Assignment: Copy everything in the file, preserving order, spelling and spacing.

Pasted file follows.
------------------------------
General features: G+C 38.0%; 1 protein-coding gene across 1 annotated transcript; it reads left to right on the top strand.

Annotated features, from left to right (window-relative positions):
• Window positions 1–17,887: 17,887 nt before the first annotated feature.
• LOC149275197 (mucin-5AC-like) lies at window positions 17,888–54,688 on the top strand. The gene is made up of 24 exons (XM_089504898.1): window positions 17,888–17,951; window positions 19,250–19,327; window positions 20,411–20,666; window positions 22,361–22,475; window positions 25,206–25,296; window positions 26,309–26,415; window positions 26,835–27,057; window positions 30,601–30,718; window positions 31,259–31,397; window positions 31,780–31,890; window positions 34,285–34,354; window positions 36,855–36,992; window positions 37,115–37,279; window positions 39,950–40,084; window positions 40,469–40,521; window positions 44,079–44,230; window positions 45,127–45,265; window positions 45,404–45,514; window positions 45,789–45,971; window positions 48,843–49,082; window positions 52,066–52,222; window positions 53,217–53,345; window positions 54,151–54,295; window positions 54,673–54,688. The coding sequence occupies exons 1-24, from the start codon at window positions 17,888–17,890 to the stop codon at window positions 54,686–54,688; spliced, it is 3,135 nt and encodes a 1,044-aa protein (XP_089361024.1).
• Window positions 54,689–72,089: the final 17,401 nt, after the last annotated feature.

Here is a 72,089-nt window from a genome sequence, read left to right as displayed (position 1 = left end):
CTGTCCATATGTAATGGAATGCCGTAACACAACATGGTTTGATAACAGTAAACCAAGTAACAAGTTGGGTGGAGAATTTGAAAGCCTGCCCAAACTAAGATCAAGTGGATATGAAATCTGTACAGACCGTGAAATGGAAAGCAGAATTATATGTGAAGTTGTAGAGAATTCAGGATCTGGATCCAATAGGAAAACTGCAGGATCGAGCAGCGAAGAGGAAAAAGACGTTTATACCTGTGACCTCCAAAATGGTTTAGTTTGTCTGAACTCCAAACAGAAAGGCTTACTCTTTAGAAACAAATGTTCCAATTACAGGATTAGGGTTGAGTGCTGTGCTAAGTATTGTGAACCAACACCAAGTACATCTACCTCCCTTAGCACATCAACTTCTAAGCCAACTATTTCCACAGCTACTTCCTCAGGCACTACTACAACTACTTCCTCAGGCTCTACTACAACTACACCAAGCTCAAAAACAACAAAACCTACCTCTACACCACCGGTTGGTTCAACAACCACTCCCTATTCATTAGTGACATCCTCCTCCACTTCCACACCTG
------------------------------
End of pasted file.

General features: G+C 38.0%; 1 protein-coding gene across 1 annotated transcript; it reads left to right on the top strand.

Annotated features, from left to right (window-relative positions):
• Window positions 1–17,887: 17,887 nt before the first annotated feature.
• LOC149275197 (mucin-5AC-like) lies at window positions 17,888–54,688 on the top strand. The gene is made up of 24 exons (XM_089504898.1): window positions 17,888–17,951; window positions 19,250–19,327; window positions 20,411–20,666; window positions 22,361–22,475; window positions 25,206–25,296; window positions 26,309–26,415; window positions 26,835–27,057; window positions 30,601–30,718; window positions 31,259–31,397; window positions 31,780–31,890; window positions 34,285–34,354; window positions 36,855–36,992; window positions 37,115–37,279; window positions 39,950–40,084; window positions 40,469–40,521; window positions 44,079–44,230; window positions 45,127–45,265; window positions 45,404–45,514; window positions 45,789–45,971; window positions 48,843–49,082; window positions 52,066–52,222; window positions 53,217–53,345; window positions 54,151–54,295; window positions 54,673–54,688. The coding sequence occupies exons 1-24, from the start codon at window positions 17,888–17,890 to the stop codon at window positions 54,686–54,688; spliced, it is 3,135 nt and encodes a 1,044-aa protein (XP_089361024.1).
• Window positions 54,689–72,089: the final 17,401 nt, after the last annotated feature.

Here is a 72,089-nt window from a genome sequence, read left to right as displayed (position 1 = left end):
CTGTCCATATGTAATGGAATGCCGTAACACAACATGGTTTGATAACAGTAAACCAAGTAACAAGTTGGGTGGAGAATTTGAAAGCCTGCCCAAACTAAGATCAAGTGGATATGAAATCTGTACAGACCGTGAAATGGAAAGCAGAATTATATGTGAAGTTGTAGAGAATTCAGGATCTGGATCCAATAGGAAAACTGCAGGATCGAGCAGCGAAGAGGAAAAAGACGTTTATACCTGTGACCTCCAAAATGGTTTAGTTTGTCTGAACTCCAAACAGAAAGGCTTACTCTTTAGAAACAAATGTTCCAATTACAGGATTAGGGTTGAGTGCTGTGCTAAGTATTGTGAACCAACACCAAGTACATCTACCTCCCTTAGCACATCAACTTCTAAGCCAACTATTTCCACAGCTACTTCCTCAGGCACTACTACAACTACTTCCTCAGGCTCTACTACAACTACACCAAGCTCAAAAACAACAAAACCTACCTCTACACCACCGGTTGGTTCAACAACCACTCCCTATTCATTAGTGACATCCTCCTCCACTTCCACACCTG